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What would you bring to a camping trip?

Discussion in 'Native Lenses' started by timothysoong, Aug 18, 2012.

  1. timothysoong

    timothysoong Mu-43 Veteran

    Aug 10, 2011
    Taipei, Taiwan
    Well, I haven't been taking photos quite a while now. But recently my colleagues were planning to go for a camping trip and they had no photographer in mind, so knowing I have cameras they'd asked me for help.

    I have the following gears:
    GF2 & GH2
    14mm f2.5, 25mm f1.4, 45mm f1.8, 14-45mm

    I was planning to lend out my GF2 and the 14-45mm to a friend who can take photos and ill consider on which prime lens to take with me for my gh2 or might as well bring em all, or let him have my 14mm prime instead.

    Should I get any filters here? They're gonna be lots of shots of people playing games, dancing, more people shots than scenery. I doubt they'd want any scenery pics tho.

    And any other suggestions, as you may know im still a newbie in photography but well i know more than my colleagues.

    Help me out!


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  2. TDP

    TDP Guest

    Camping? Ditch the tripod and use a hiking stick with a camera mount and/or a beanbag. Take the 14 and maybe the flash and leave the rest home.

    Oh and take bug spray.
  3. timothysoong

    timothysoong Mu-43 Veteran

    Aug 10, 2011
    Taipei, Taiwan
    Do i need the take 25mm f1.4 for some
    more bokeh shots?? :\

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  4. Replytoken

    Replytoken Mu-43 Hall of Famer

    May 7, 2012
    Puget Sound
    If you do not have access to electricity, I recommend that you bring lots of batteries for each body. I really like my E-PL2, but its battery life (approx. 250 shots) is frustrating compared with my Nikon D300 (over 1,000 shots).

    • Like Like x 1
  5. RedSnapper

    RedSnapper Mu-43 Rookie

    Aug 28, 2010
    • Like Like x 1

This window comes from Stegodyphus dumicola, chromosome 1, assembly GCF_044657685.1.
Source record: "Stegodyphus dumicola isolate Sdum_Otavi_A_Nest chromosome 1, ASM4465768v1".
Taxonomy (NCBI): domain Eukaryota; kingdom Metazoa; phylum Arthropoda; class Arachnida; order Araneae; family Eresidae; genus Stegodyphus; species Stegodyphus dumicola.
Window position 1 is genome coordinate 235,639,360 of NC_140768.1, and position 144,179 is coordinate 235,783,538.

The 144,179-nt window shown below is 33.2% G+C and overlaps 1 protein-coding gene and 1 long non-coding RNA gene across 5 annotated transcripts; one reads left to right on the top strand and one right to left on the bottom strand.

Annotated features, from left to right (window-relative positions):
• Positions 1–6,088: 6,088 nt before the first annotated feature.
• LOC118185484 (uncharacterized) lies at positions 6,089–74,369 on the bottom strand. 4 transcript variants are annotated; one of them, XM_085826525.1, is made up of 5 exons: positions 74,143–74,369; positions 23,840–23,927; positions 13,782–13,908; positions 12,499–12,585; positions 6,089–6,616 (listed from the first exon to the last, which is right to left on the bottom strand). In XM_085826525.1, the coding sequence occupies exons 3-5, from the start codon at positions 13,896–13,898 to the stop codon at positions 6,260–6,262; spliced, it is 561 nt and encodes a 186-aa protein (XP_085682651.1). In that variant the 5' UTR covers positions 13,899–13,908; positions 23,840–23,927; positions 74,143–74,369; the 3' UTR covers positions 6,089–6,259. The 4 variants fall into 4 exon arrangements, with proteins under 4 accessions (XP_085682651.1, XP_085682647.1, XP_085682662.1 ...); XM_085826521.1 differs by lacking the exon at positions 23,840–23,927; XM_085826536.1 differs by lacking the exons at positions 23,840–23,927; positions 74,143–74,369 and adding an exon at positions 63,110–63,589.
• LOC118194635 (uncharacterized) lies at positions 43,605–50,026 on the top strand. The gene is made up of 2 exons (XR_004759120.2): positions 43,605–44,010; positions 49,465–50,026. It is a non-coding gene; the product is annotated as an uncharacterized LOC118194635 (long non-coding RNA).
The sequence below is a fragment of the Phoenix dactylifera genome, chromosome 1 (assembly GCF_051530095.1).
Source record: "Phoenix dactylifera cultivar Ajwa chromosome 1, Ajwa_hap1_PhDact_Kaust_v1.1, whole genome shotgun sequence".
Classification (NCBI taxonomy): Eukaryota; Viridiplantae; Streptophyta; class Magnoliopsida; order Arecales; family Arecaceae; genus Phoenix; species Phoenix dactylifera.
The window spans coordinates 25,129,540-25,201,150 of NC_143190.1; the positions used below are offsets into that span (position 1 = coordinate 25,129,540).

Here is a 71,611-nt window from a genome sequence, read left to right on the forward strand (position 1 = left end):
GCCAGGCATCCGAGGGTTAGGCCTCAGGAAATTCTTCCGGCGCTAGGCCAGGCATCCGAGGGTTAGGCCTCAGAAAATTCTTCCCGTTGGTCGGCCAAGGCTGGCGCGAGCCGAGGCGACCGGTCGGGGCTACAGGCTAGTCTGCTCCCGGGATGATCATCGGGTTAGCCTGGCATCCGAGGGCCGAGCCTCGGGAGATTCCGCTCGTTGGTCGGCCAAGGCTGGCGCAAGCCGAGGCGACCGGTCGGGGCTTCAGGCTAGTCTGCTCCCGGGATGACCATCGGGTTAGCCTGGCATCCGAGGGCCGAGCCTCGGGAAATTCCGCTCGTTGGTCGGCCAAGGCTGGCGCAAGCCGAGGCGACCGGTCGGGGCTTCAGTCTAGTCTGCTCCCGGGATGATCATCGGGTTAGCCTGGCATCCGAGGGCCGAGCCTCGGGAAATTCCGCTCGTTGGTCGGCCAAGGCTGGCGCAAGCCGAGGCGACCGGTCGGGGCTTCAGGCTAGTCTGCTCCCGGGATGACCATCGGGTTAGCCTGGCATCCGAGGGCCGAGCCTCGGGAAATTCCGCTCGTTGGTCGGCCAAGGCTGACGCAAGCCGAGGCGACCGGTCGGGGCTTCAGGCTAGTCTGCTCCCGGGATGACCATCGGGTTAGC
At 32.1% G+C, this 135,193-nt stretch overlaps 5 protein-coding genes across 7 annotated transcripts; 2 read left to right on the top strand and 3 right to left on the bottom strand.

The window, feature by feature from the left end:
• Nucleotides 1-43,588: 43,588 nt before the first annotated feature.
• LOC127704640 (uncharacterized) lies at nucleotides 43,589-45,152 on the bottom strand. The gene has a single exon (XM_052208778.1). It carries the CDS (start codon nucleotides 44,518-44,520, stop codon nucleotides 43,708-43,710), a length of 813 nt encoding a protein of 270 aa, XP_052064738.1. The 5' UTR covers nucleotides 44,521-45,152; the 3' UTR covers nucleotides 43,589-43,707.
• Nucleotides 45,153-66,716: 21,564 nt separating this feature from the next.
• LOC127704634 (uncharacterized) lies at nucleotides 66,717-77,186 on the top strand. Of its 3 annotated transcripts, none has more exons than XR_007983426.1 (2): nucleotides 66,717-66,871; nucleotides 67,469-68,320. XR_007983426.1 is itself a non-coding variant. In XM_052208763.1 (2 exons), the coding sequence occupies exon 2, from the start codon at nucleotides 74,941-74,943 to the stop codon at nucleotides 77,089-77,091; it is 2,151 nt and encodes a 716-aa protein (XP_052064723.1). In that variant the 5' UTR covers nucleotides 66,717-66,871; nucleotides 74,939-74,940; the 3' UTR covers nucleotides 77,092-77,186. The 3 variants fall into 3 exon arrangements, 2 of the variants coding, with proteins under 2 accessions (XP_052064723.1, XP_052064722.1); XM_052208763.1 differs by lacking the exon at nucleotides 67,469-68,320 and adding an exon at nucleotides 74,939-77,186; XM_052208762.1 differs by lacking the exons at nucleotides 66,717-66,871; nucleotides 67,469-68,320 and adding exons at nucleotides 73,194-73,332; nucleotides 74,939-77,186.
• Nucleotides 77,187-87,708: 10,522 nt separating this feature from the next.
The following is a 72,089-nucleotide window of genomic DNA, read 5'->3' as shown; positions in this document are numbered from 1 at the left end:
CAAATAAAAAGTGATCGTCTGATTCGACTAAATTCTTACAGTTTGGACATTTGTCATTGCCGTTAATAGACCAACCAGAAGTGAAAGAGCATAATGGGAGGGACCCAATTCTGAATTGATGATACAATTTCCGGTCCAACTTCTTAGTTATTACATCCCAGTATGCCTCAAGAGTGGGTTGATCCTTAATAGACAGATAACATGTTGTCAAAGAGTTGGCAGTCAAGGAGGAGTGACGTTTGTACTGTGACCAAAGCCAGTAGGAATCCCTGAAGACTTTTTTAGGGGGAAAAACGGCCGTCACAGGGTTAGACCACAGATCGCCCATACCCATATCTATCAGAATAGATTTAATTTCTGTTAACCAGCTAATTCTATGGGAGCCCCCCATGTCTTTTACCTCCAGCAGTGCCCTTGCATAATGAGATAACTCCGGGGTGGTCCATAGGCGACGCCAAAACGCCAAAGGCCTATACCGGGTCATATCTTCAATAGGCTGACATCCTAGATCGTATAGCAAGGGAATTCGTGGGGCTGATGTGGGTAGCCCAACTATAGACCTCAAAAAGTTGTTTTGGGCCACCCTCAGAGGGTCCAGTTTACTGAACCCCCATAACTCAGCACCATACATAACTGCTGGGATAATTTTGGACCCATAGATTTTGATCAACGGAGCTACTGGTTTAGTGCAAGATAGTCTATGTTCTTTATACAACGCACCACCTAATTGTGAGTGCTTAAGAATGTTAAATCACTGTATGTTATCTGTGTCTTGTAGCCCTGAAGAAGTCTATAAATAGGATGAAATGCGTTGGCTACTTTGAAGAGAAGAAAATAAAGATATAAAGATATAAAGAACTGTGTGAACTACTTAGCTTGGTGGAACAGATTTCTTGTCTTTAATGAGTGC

6. Livnius

    Livnius Super Moderator Subscribing Member

    Jul 7, 2011
    Melbourne. Australia
    PL25mm because one should never leave home without it :)  ....oh, and because it's a freakin' great lens covering a very versatile focal length...and could also come in super handy for low light shots at both dawn and dusk, or even very low light by the camp fire in the evenings.

    Also....the 14-45 because it's a fantastic all-round lens that will let you shoot both wide and long.

    2 lens kit that could cover just about most of your basic shooting needs I think.

    Have fun
    • Like Like x 1
  7. timothysoong

    timothysoong Mu-43 Veteran

    Aug 10, 2011
    Taipei, Taiwan
    but i have to lend my gf2 out to a friend, and as a total newbie i dont think he'd be able to shoot with well with a prime lens, so i thought i might as well let him use the 14-45mm and ill take my prime sets with me. or you think i should lend him the gf2 and the 14mm instead??

    thanks again

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  8. Luke

    Luke Mu-43 Hall of Famer

    Jul 30, 2010
    Milwaukee, WI
    the zoom for your friend. Anytime I hand my camera to someone who isn't a photographer and it has a prime lens attached they get confused. Instead of just zooming with their feet, they just take poorly composed shots because they don't want to move. Zooms are great tools for some people.
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  9. Livnius

    Livnius Super Moderator Subscribing Member

    Jul 7, 2011
    Melbourne. Australia
    Hey DX....Luke's suggestion is correct I believe. If you are going to give your 'non photographer' friend the GF2 then stick the 14-45 on it, a zoom lens is something they may be more familiar with and have more fun with too.
    • Like Like x 1
  10. steve16823

    steve16823 Mu-43 Veteran

    Sep 26, 2011
    Brookfield, IL
    But make sure you keep it away from your camera gear, especially if it is DEET based. That stuff will melt many types of plastic.
  11. rhoydotp

    rhoydotp Mu-43 Top Veteran

    Aug 5, 2012
    Toronto, Ont
    Bring all the lenses, they are not that heavy. You might not use all of them but at least if there is a need, you know it's there :) 

    Happy traiils!
    • Like Like x 1
  12. shizlefonizle

    shizlefonizle Mu-43 Veteran

    Apr 21, 2012
    Unless photography is your primary objective, pack light.
    • Like Like x 1
  13. tanMu4358

    tanMu4358 Mu-43 Regular

    Jul 26, 2012
    I often bring a zoom for the versatility the camp which I go almost every month with my sons (wife never likes camping).
    • Like Like x 1
  14. Biro